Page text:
Stuyvesant wanted to void the original agreement. He felt that the religious liberty clause allowed: religious “scum” (as his pastor called them) to creep into the most righteous Dutch Reformed territory; leaders who were maybe more loyal to England than to Holland; and too low of payments to downtown city government. In Brooklyn and Long Island, Stuyvesant’s complaints raised up an uproar. And Flushing seems to have been part of the organizers of almost every protest rally in Brooklyn and Long Island.

The tension over religious freedom in Flushing broke out open hostilities in 1656. A Baptist minister in Flushing and Mespath (Maspath) was joined by another, William Wickenden. The visiting minister was a mere cobbler but a formidable presence. He was a leader in Roger Williams’ Baptist settlement in Rhode Island where he was a three-time member of the legislature. Flushing’s Sheriff William Hallett invited Wickenden to his home to preach and administer Communion. Then, Wickenden boldly baptized several people in a river in Flushing, a public spectacle that scorched the sensibilities of the Dutch authorities in Manhattan. The widespread respect for Hallett’s work in gaining acquittal for two people accused of witchcraft (the only such trial in New Amsterdam) did not grant him immunity from the director-general’s wrath.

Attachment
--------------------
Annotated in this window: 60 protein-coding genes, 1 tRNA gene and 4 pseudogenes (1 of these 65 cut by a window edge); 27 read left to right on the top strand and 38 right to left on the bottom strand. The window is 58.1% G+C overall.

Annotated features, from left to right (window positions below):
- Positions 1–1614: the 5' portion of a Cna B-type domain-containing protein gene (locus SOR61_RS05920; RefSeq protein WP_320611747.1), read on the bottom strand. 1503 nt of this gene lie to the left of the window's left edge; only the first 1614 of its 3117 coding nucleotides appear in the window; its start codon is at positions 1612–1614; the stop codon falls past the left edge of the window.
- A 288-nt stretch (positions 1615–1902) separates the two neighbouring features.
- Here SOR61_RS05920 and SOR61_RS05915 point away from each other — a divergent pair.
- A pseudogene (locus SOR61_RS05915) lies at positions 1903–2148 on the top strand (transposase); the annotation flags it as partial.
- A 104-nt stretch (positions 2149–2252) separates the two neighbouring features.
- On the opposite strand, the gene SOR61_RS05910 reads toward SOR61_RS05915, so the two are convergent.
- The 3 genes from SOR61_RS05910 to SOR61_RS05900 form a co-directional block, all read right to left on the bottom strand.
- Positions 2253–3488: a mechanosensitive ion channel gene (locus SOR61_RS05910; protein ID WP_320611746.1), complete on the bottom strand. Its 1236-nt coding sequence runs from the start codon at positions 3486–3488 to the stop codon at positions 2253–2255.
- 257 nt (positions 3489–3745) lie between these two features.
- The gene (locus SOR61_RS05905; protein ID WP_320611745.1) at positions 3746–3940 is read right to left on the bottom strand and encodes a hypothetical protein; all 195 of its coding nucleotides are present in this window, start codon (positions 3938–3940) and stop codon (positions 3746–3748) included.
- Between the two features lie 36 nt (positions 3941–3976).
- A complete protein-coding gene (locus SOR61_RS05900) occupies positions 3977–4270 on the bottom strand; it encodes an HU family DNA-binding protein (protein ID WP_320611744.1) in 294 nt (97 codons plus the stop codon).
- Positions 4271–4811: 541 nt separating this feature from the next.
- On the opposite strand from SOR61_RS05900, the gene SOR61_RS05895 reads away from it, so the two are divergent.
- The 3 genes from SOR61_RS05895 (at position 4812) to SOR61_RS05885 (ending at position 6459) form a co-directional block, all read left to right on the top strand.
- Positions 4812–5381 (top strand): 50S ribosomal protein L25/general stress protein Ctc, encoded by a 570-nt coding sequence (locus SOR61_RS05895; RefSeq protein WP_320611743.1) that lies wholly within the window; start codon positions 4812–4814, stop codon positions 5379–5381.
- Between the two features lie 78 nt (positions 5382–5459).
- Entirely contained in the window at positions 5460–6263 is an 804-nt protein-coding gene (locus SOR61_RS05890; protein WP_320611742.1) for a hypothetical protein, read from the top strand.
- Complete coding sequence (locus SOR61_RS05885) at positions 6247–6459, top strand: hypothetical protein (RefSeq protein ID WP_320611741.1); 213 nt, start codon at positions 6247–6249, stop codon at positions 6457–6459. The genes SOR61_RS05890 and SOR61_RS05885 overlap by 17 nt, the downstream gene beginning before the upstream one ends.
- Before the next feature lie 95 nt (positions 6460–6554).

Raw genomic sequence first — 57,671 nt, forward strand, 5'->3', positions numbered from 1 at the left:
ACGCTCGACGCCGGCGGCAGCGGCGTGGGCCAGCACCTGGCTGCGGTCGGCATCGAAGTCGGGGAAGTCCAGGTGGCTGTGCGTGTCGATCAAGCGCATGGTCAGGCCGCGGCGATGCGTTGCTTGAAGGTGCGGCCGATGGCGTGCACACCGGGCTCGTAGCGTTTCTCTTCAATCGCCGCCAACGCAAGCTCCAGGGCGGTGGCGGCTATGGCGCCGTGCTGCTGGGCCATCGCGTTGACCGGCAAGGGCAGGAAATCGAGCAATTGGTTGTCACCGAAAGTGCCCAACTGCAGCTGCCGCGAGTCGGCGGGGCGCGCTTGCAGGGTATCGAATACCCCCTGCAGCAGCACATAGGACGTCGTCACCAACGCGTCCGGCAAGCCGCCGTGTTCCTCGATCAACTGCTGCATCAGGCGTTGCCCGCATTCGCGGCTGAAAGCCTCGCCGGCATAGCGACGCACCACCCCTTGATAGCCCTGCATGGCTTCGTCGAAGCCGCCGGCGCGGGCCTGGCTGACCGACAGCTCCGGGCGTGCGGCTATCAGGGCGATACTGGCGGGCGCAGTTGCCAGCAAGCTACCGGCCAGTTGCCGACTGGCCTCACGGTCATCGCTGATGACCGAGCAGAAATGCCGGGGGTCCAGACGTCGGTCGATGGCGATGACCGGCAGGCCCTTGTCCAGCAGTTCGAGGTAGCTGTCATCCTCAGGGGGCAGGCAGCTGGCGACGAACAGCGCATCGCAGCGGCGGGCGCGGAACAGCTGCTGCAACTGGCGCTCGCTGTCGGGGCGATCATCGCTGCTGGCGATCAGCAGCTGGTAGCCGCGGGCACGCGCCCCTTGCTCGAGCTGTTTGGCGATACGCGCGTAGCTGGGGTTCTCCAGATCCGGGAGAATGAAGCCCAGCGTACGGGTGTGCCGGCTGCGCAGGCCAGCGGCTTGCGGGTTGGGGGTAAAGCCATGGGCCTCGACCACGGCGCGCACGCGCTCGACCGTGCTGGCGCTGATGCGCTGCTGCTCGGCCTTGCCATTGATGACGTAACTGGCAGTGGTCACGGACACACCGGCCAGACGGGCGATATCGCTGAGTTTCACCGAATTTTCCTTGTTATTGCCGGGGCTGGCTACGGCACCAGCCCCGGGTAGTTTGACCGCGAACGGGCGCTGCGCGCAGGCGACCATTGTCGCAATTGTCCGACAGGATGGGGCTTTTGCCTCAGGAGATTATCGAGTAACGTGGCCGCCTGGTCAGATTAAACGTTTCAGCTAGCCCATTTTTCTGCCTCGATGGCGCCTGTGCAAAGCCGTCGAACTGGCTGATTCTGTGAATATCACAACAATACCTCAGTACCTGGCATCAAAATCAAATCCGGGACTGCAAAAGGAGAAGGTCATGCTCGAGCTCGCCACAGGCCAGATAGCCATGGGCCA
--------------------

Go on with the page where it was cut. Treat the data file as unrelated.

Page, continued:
Stuyvesant had the minister and his host Sheriff Hallet arrested, jailed, and fined. The Dutch authorities relented on the huge fine after they were told that Wickenden was just a poor cobbler with a large family, but they kicked him and Hallett out of New Netherland. In the same year the other Baptist pastor also left for Virginia.